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2010 WL 3257473 Page 8 [2010] EWHC 2234 (Comm) [2011] 1 Lloyd's Rep. 473 [2010] T.C.L.R. 7 132 Con. L.R. 113 [2010] C.I.L.L. 2921 Official Transcript [2010] EWHC 2234 (Comm) [2011] 1 Lloyd's Rep. 473 [2010] T.C.L.R. 7 132 Con. L.R. 113 [2010] C.I.L.L. 2921 Official Transcript (Cite as: 2010 WL 3257473) ing the builder's loss when the contract was entered into. Accordingly, the function of the clause was deterrent, and it is to be treated as a penalty on ordinary principle. He relies on the presumption referred to by Lord Dunedin in Dunlop Pneumatic Tyre at p. 87 that it is a penalty where a single lump sum is payable by way of compensation on the occurrence of one or more of several events, some of which may occasion serious and others trifling damage. He does however recognise that this is not a powerful presumption (as Lord Dunedin makes plain in the passage cited). 26 In my judgment, Ms Sara Cockerill, counsel for the claimant, is right to say that these submissions do not take account of the provisions of clause 16.3 as a whole. The clause places an obligation on the buyer, but it also places an obligation on the builder, namely an obligation promptly [to] return the balance of sums received from the Buyer together with the Buyer's supplies if not yet installed in the Yacht. The contract, it will be recalled, was a construction contract with scheduled delivery some three years after the contract date. Over that period of time, the price became payable by instalments. The purpose of the clause was to strike, or seek to strike, a balance between the interests of the parties should the builder lawfully terminate upon the buyer's breach. 27 The claimant relies on the law as stated in Cine Bes Filmcilik , ibid, at [15]. Citing Lordsvale, Mance LJ pointed out that a dichotomy between a genuine pre-estimate of damages and a penalty does not necessarily cover all possibilities. There are clauses, he says, which may operate on breach, but which fall into neither category, and they may be commercially perfectly justifiable. As Clarke LJ put it in Murray v Leisureplay at [106], a particular clause may be commercially justifiable, provided that its dominant purpose is not to deter the other party from breach. The claimant submits that the evidence shows that clause 16.3 had a clear commercial and compensatory justification, and was not merely a liquidated damages clause, but provided for payments to the buyer also, was not a deterrent, and falls within these principles. 28 In that regard, the claimant relies on the exchanges between the parties to the contracts in relation to FB250 and FB256 that I have set out above. As I have said, the parties accept that this evidence is admissible so far as it goes to the reasons the parties had for agreeing the clause in question. The defendant accepted in oral submissions that the HFW email of 2 June 2008 which I have set out at paragraph 10 above is admissible on that basis, and he was right to so do so in my view. So far as the respective position of the parties is concerned, reference is made in it to the advantage of an immediate refund to the buyer. It shows that an alternative provision was held out by the builder, namely a clause based on actual loss, but with the attendant possibility of considerable delay in reimbursement. 29 In the event (and for whatever reason), the buyer in this case (Shoreacres) agreed to clause 16.3 as proposed by the builder. In my judgment, the evidence clearly shows that the purpose of the clause was not deterrent, and that it was commercially justifiable as providing a balance between the parties upon lawful termination by the builder. I do not accept the defendant's submission that the court has to form a view as to the maximum possible loss that the parties would have expected to flow from any determination of the contract and the extent to which the stipulated figure for liquidated damages exceeded that maximum possible loss, and that since it cannot do so without extensive disclosure, and factual and expert evidence, the defendant must be permitted to defend the claim. This was a contract for the construction and sale of a very expensive yacht, aptly described in the evidence as a super-yacht. Both parties had the benefit of expert representation in the conclusion of the contract. The terms, including the liquidated damages clause, were freely entered into. As the authorities referred to above show, in a commercial contract of this kind, what the parties have agreed should normally be upheld. In my view, the clause in question is not even arguably a penalty, and is enforceable in its terms. It follows that the claimant is entitled to summary judgment for 7.1 million being 20% of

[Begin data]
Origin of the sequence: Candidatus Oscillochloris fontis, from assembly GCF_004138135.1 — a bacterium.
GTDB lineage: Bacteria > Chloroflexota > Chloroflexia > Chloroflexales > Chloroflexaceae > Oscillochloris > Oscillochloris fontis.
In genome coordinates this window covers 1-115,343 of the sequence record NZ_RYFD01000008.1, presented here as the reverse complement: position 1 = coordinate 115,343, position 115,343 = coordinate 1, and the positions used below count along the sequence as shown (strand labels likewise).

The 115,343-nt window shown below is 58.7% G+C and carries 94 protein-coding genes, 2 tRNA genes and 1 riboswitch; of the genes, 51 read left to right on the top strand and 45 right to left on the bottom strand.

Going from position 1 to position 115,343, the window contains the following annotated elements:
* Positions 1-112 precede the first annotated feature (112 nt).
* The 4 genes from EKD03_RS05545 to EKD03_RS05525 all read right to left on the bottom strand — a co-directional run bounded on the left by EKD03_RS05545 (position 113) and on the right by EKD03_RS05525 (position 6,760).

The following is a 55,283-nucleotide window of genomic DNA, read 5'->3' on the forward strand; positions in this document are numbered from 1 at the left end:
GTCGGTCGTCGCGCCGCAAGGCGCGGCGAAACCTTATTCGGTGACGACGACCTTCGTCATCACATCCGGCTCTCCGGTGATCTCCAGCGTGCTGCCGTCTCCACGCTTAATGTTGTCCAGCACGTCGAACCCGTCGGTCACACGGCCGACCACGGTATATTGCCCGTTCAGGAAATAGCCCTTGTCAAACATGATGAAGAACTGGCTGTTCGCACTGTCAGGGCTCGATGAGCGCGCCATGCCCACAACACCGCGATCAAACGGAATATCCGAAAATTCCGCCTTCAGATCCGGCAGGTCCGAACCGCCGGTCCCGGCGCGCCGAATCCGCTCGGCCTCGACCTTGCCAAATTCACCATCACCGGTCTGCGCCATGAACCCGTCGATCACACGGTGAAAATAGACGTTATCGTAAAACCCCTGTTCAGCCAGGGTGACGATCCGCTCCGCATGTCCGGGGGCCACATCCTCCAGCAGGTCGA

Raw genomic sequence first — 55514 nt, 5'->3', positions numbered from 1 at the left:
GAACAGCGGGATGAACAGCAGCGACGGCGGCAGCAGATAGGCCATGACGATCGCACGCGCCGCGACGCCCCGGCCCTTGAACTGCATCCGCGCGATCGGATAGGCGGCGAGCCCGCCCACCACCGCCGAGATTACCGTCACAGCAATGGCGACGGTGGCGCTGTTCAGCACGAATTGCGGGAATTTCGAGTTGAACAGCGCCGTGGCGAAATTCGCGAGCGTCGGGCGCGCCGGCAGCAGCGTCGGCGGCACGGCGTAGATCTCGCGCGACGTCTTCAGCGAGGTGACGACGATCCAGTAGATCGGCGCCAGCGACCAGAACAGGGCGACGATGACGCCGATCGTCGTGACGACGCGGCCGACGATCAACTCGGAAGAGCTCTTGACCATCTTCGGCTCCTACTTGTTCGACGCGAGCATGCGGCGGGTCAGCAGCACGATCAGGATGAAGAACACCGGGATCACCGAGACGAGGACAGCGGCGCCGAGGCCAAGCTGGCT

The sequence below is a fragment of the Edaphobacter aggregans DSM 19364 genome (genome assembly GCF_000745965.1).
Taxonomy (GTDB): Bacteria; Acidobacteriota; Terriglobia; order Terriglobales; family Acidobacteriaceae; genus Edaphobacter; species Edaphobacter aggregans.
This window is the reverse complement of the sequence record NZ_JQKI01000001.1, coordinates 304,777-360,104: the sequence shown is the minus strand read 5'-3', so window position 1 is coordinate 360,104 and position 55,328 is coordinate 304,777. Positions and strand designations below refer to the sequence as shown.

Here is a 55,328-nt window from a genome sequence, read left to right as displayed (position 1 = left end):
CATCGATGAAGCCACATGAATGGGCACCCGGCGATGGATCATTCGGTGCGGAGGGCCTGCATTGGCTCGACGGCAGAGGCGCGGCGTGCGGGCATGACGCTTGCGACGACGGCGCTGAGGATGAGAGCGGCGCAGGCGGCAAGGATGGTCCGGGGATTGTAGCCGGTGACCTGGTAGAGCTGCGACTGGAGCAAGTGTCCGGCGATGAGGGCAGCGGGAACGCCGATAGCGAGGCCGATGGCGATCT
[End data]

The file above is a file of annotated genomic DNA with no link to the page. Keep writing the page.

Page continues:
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2010 WL 3257473 Page 9 [2010] EWHC 2234 (Comm) [2011] 1 Lloyd's Rep. 473 [2010] T.C.L.R. 7 132 Con. L.R. 113 [2010] C.I.L.L. 2921 Official Transcript [2010] EWHC 2234 (Comm) [2011] 1 Lloyd's Rep. 473 [2010] T.C.L.R. 7 132 Con. L.R. 113 [2010] C.I.L.L. 2921 Official Transcript (Cite as: 2010 WL 3257473) the contract price of 38 million less 0.5 million paid by way of deposit. The claimant's alternative case for payment of the first instalment 30 In the light of my decision on the penalty point, the claimant's alternative case for payment of the first instalment due under the contract does not arise. However I should express my conclusions in that respect. The sum in question is 3.3 million, being the first instalment of 10% of the contract price less 0.5 million paid by way of deposit. The parties' submissions were narrowly confined and were as follows 31 It is not in dispute that the first instalment of the price was due on 17 October 2008, and was not paid, and that the claimant was accordingly entitled to terminate the contract. The claimant says that it must be entitled to that sum because it fell due before the contract was terminated. The defendant submits that the claimant exercised its right to terminate the contract pursuant to clause 16.1. The exercise of this right, it is said, brought to an end all other accrued and future rights under the contract save those provided for in clause 16. Thus, the defendant submits, it thereby extinguished Shoreacres' obligation to pay instalments of the purchase price and replaced them with the obligation to pay damages in accordance with Clause 16.3 (although the defendant argues that this clause is unenforceable as a penalty). 32 In oral argument, Mr Casey made it clear that the defendant's point in this respect is that, upon failure to pay the first instalment, the claimant had a choice. It could either treat the contract as repudiated and seek to recover the first instalment, or it could exercise its contractual right to terminate and claim liquidated damages pursuant to clause 16.3. Having elected to do the latter by its letter of 22 January 2010, it could not assert what is says is a contradictory right to the first instalment. Reliance is placed on Dalkia Utilities Services plc v Celtech International Ltd [2006] 1 Lloyd's Rep 599 , where at [144] Christopher Clarke J said that the fact that service of a contractual notice of termination is not inconsistent with the acceptance of repudiation does not mean that in all cases such a notice amounts to such an acceptance. If the notice makes explicit reference to a particular contractual clause, and nothing else, that may, in context, show that the giver of the notice was not intending to accept the repudiation and was only relying on the contractual clause. 33 I do not think that the present case is one of exclusive reliance on the contractual clause, or that, in context, the claimant is adopting a contradictory position. It is not in dispute that Shoreacres' failure to pay the first instalment was a repudiatory breach, nor that the claimant terminated the contract on the basis of failure to pay the first instalment. One has to see what happened next to place matters in context. The defendant asserted that the contractual amount payable upon termination was irrecoverable as a penalty. It was in response to that assertion that the claimant raised its alternative case that even if the penalty point is correct, there is a liability for the lesser sum that had already fallen due prior to termination. There is in my view nothing contradictory about that position, and had I not held that clause 16.3 was enforceable, I would have held that there was no reason why the claimant should not be able to claim for the first instalment. 34 On that basis, the position falls within the decision in Hyundai Heavy Industries Co Ltd v Papadopoulos [1980] 1 WLR 1129, HL , which (like the present case) concerned a claim under a guarantee of the obligations of the buyer under a contract to build and sell a ship. The buyer failed to pay the second instalment due under the contract, and the builder terminated the contract. One of the questions that arose for decision was whether or not the termination extinguished the buyer's accrued right to the second instalment, or whether the builder was still entitled to claim this instalment. On this question, a majority of the House of Lords held that the builder's right to the instalment was not affected by the termination of the shipbuilding contract. Mr Casey has pointed out that the provision that applied in the event of cancellation in that case differed materially from clause 16.3 in the present case. But once one accepts (as I have) that an alternative claim based

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2010 WL 3257473 Page 10 [2010] EWHC 2234 (Comm) [2011] 1 Lloyd's Rep. 473 [2010] T.C.L.R. 7 132 Con. L.R. 113 [2010] C.I.L.L. 2921 Official Transcript [2010] EWHC 2234 (Comm) [2011] 1 Lloyd's Rep. 473 [2010] T.C.L.R. 7 132 Con. L.R. 113 [2010] C.I.L.L. 2921 Official Transcript (Cite as: 2010 WL 3257473) on repudiatory breach is not precluded by the claim under the liquidated damages clause challenged as a penalty, it seems to me that the point of principle applied in Hyundai applies here also. As Dixon J put it in McDonald v. Dennys Lascelles Ltd (1933) 48 C.L.R. 457 , 476477: When a party to a simple contract, upon a breach by the other contracting party of a condition of the contract, elects to treat the contract as no longer binding upon him, the contract is not rescinded as from the beginning. Both parties are discharged from further performance of the contract, but rights are not divested or discharged which have already been unconditionally acquired. Rights and obligations which arise from the partial execution of the contract and causes of action which have accrued from its breach alike continue unaffected. This statement of principle was approved in Johnson v. Agnew [1980] A.C. 367, HL , at p.396, and referred to with approval in Hyundai itself by Lord Edmund Davies at p.1141F-H. Had I been in the defendant's favour on the penalty point therefore, I would nevertheless have held that there was no defence to the claim for the first instalment which had accrued prior to termination. Conclusion 35 The claimant is entitled to summary judgment. There are issues as to interest which will be resolved together with any other outstanding matters. I am grateful to the parties for their assistance. END OF DOCUMENT